The privilege issue which was pending in Supreme Court all this while was finally decided by the Constitution Bench on January 24th, 1975. {reported in (1975) 4 SCC 428}.  As an off shoot to this election petition, the field of law was of course enriched with an important ruling by the Supreme Court on the issue of executive privilege under Evidence Act. The Supreme Court set aside the High Court’s judgment, though. The claim of privilege was directed to be decided a fresh. Justice Sinha, in the light of the observations of the Supreme Court’s decision, examined the documents himself and sustained claim of privilege on a few documents and refused as regards certain others, which were then admitted in evidence.   

In the election petition, examination of respondent witnesses started in February, 1975. First, PN Haksar, the then Deputy Chairman of Planning Commission was examined on the issue of resignation of Yashpal Kapoor. Second, Yashpal Kapoor himself was examined. And lastly, Mrs Gandhi testified as witness. Her appearance, a sitting Prime Minister, as witness has its own unique interest quotient. But, not for this write up. Examination of respondent’s witnesses was complete by March, 1975.    

The stage was now set for final arguments. The date fixed was April 21st, 1975. Raj Narain meanwhile challenged the Election Law amendment also by filing a writ petition in High Court. All these were heard together. While Shanti Bhushan argued for Raj Narain, S C Khare defended Mrs Gandhi. Attorney General Niren De appeared to defend the attack on Election Law Amendment. All were big guns in their own right. In fact, Mrs. Gandhi wanted Nani Palkhivala to appear for her, but Khare didn’t want to share the lime light with anyone. However, hardly any case of importance in the country in 1970s  & 80s miss the lawyerly stamp of Palkhivala in some way or the other. So, Palkhivala did appear, but later on in Supreme Court, as we will just see in this narration.

Arguments were completed till last working day of summer recess, that is, May 23rd, 1975. Judgment was reserved. The verdict came on June 12th, 1975. Indira Gandhi lost the case. Her election declared void. Of the seven, she was found guilty on two charges of corrupt practices. Justice Sinha found her guilty of taking assistance of local administration of Rae Bareli as also central govt. gazette officer namely Yashpal Kapoor while he was still in service, for her election. He debarred her from holding any public office for six years. Challenge to amendment of electoral law was, however, dismissed. The judgment caused the earthquake. Tremors of this judicial earthquake are still felt in political circles even after nearly forty five years.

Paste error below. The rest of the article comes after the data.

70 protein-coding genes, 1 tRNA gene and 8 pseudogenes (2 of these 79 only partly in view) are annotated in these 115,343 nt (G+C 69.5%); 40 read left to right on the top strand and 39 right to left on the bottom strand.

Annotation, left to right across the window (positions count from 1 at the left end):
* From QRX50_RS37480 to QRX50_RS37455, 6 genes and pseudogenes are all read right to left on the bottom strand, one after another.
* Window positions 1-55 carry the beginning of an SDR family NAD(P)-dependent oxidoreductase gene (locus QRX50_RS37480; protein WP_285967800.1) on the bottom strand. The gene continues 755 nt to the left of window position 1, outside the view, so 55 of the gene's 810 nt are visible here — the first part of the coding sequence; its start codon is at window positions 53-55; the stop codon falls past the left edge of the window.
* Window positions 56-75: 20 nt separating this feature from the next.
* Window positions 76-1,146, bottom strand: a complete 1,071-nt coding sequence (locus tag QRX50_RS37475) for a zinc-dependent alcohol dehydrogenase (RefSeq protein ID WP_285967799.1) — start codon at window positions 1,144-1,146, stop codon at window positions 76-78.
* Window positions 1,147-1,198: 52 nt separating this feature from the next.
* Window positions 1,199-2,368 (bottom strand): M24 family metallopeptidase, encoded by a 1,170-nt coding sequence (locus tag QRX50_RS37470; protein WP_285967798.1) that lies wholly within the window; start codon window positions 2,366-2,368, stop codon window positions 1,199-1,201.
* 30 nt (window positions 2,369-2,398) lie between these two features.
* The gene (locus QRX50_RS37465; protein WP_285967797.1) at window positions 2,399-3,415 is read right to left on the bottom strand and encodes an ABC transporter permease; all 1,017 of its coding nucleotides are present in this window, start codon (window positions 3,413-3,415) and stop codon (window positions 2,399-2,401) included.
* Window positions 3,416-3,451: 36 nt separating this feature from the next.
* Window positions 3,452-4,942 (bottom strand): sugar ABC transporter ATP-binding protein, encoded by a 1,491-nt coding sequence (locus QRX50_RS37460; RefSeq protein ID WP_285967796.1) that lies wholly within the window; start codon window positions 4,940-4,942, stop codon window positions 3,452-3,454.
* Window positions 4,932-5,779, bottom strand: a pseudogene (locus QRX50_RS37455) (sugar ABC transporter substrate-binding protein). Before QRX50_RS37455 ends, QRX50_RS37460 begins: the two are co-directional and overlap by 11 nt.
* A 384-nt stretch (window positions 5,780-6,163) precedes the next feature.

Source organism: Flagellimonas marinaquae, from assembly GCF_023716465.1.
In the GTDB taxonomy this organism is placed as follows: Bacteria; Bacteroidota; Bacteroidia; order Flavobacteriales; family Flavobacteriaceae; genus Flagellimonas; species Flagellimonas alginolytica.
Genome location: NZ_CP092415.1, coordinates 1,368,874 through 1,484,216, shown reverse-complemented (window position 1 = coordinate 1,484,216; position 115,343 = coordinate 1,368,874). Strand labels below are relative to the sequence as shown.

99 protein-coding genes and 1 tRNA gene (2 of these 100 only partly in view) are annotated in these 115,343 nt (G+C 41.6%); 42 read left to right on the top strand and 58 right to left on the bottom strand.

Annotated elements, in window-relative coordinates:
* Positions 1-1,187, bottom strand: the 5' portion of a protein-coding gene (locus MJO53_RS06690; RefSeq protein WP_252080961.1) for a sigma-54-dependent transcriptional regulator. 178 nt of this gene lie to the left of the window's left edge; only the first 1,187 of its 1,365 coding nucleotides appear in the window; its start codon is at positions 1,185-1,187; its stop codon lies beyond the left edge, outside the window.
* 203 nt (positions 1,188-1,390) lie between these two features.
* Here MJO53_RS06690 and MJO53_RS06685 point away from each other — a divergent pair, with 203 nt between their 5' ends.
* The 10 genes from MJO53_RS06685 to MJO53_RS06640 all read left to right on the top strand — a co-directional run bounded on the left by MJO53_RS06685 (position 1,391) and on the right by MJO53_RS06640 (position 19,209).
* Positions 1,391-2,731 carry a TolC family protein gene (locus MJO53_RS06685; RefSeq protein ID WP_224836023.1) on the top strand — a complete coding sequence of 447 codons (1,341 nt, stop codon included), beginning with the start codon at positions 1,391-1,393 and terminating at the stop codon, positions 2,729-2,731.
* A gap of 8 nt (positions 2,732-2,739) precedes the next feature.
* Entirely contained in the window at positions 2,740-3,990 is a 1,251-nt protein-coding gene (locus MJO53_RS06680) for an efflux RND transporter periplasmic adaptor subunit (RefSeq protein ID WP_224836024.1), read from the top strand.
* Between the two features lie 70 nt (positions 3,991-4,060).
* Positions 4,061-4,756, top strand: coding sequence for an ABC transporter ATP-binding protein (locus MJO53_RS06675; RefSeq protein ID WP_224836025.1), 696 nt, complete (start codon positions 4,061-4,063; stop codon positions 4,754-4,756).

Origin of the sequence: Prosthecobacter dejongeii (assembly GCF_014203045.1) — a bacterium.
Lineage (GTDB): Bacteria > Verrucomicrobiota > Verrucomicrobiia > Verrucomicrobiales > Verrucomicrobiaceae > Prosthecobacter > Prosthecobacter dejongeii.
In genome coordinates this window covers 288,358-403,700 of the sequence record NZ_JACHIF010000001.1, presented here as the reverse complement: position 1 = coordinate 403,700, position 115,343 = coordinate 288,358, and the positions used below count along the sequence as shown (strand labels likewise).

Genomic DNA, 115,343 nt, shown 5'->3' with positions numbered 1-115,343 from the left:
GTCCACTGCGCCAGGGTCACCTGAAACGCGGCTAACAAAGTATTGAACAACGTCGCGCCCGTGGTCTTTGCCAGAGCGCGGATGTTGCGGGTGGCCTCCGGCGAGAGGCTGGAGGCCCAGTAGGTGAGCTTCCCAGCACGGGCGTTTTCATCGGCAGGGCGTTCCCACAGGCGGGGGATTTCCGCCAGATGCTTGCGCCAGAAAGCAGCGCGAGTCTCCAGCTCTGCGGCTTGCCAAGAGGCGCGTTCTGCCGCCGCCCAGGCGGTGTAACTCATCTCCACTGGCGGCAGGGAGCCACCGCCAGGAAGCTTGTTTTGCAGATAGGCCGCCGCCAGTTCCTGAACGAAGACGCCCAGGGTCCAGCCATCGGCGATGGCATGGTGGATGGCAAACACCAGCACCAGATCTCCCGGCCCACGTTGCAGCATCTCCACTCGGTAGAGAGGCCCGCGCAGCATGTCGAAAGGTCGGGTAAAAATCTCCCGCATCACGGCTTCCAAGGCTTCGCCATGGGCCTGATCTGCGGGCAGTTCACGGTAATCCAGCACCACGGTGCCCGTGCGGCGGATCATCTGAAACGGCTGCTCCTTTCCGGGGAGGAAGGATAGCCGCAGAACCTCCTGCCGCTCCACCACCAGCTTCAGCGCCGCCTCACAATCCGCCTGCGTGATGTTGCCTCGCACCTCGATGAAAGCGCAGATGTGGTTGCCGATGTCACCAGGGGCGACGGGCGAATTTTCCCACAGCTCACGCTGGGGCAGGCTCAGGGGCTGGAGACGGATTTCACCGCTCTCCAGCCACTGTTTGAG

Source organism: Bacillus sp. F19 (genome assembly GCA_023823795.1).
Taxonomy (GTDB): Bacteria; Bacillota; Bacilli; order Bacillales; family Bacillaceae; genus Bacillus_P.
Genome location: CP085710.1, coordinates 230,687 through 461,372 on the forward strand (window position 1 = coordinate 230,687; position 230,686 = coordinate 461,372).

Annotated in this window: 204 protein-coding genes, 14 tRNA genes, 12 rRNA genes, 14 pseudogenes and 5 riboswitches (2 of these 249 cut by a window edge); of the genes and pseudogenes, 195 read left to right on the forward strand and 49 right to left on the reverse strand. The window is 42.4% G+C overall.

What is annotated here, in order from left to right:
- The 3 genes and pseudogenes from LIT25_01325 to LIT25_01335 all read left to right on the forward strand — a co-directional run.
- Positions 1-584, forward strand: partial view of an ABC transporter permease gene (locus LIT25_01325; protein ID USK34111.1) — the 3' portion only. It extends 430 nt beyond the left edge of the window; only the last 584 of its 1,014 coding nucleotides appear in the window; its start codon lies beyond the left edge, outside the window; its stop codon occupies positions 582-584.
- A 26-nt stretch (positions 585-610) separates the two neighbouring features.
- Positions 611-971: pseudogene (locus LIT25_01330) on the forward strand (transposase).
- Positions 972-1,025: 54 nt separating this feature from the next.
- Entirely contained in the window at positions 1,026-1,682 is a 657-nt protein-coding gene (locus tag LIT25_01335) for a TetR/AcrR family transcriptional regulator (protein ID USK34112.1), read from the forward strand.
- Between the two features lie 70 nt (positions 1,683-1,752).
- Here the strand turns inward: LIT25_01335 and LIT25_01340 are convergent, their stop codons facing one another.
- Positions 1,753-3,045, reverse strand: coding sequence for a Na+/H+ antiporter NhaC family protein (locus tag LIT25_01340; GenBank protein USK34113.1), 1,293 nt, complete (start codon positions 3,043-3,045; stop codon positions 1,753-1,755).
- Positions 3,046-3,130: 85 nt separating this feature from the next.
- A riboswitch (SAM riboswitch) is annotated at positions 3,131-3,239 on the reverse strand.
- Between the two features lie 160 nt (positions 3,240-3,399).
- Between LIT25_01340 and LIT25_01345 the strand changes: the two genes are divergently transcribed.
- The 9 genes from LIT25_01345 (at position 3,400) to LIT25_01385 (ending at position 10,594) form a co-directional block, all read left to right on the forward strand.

Its not that it was linear progression of an otherwise sundry case where lawyers labored to the best of their liability and the Judge decided judiciously. Beneath this, there was a lot many circuitous manoeuvrings to influence the course. There was subtle suggestion to win over the lawyer of the other side. Shanti Bhushan was sounded by  none other than Niren De for the post of Additional Attorney General, which post, he said, could be created especially for him. Shanti Bhushan did not budge. Even Judge was not spared. The bait was laid even for the Judge by his own Chief Justice. While the case was progressing, the Chief Justice D S Mathur allured Justice Sinha for elevation to Supreme Court only if he decided in Mrs. Gandhi’s favour. Even after the judgment was reserved, Justice Sinha and his Private Secretary were spied upon by the Intelligence Bureau of the country to get a sense of the judgment under preparation. The intrigues didn’t end here. Another Chief Justice namely K B Asthana, at the behest of Indira Gandhi, asked Justice Sinha to delay pronouncement at least till July. Justice Sinha didn’t take kindly to such request. To avert any further possible interference, Justice Sinha hurriedly fixed the date for delivery of judgment. This is all about how the verdict came mid summer vacation.

The Supreme Court-Parliament tussle aside, even the political firmament of the country was least prepared to bear this. Indira Gandhi was facing huge problems from her political opponents . The judgment proved to be a shot in the opposition’s arm. She panicked.

Though Justice Sinha had granted twenty days conditional stay; however, the sitting PM, judicially unseated, lost the moral authority to rule. She hurriedly appealed to Supreme Court against the High Court’s order. Raj Narain also filed cross appeal in respect of five charges he had lost of the seven he had laid in the election petition.